He hit about 20 balls on the range – “Luckily they were going forward” – but Carnoustie is one of the most challenging links in the world, and Vegas was working off of two hours’ sleep and without his own custom-built clubs. He shot 76 but, hey, at least he tried.
“It was fun,” he said, “even though the journey was frustrating.”
'Brain fart' leads to Spieth's late collapse
CARNOUSTIE, Scotland – The closing stretch at Carnoustie has famously ruined many a solid round, so Jordan Spieth’s misadventures on Thursday should not have been a complete surprise, but the truth is the defending champion’s miscues were very much self-inflicted.
Spieth was cruising along at 3 under par, just two shots off the early lead, when he made a combination of errors at the par-4 15th hole. He hit the wrong club off the tee (4-iron) and the wrong club for his approach (6-iron) on his way to a double bogey-6.
“The problem was on the second shot, I should have hit enough club to reach the front of the green, and even if it goes 20 yards over the green, it's an easy up-and-down,” Spieth said. “I just had a brain fart, and I missed it into the location where the only pot bunker where I could actually get in trouble, and it plugged deep into it. It was a really, really poor decision on the second shot, and that cost me.”
Spieth continued to compound his problems with a sloppy bogey at the 16th hole, and a drive that sailed left at 18 found the Barry Burn en route to a closing bogey and a 1-over 72.
The miscues were more mental, a lack of execution, than they were an example of how difficult the closing stretch at Carnoustie can be, and that’s not good enough for Spieth.
“That's what I would consider as a significant advantage for me is recognizing where the misses are,” said Spieth, who was tied for 68th when he completed his round. “It felt like a missed opportunity.”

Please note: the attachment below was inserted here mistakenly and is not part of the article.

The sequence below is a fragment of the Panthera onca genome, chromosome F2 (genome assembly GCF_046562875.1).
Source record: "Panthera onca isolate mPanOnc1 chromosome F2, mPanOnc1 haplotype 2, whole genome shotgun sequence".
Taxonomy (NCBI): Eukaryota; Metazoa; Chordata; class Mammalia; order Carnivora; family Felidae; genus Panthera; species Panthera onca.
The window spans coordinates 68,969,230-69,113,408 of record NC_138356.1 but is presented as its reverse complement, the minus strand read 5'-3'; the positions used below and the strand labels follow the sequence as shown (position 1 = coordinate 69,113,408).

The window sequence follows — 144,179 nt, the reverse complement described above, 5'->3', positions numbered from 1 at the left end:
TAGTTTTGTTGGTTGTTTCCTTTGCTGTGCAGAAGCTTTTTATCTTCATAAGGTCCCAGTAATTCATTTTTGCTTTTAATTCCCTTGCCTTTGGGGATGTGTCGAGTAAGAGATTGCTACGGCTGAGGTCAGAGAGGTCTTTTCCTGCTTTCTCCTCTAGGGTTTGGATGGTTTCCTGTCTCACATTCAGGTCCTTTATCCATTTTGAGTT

Perez: R&A does it right, 'not like the USGA'
CARNOUSTIE, Scotland – Pat Perez didn’t even attempt to hide his frustration with the USGA at last month’s U.S. Open, and after an opening-round 69 at The Open, he took the opportunity to double down on his displeasure.
“They (the R&A) do it right, not like the USGA,” Perez said of the setup at Carnoustie. “They've got the opposite [philosophy] here. I told them, you guys have it right, let the course get baked, but you've got the greens receptive. They're not going to run and be out of control. They could have easily had the greens just like the fairway, but they didn't. The course is just set up perfect.”
Concerns at Shinnecock Hills reached a crescendo on Saturday when the scoring average ballooned to 75.3 and only three players broke the par of 70. Of particular concern for many players, including Perez, were some of the hole locations, given how fast and firm the greens were.
“The U.S. Open could have been like this more if they wanted to. They could have made the greens a bit more receptive,” Perez said. “These greens are really flat compared to Shinnecock. So that was kind of the problem there is they let it get out of control and they made the greens too hard.”
Tiger Tracker: 147th Open Championship
Tiger Woods is competing in his first Open Championship since 2015. We're tracking him this week at Carnoustie.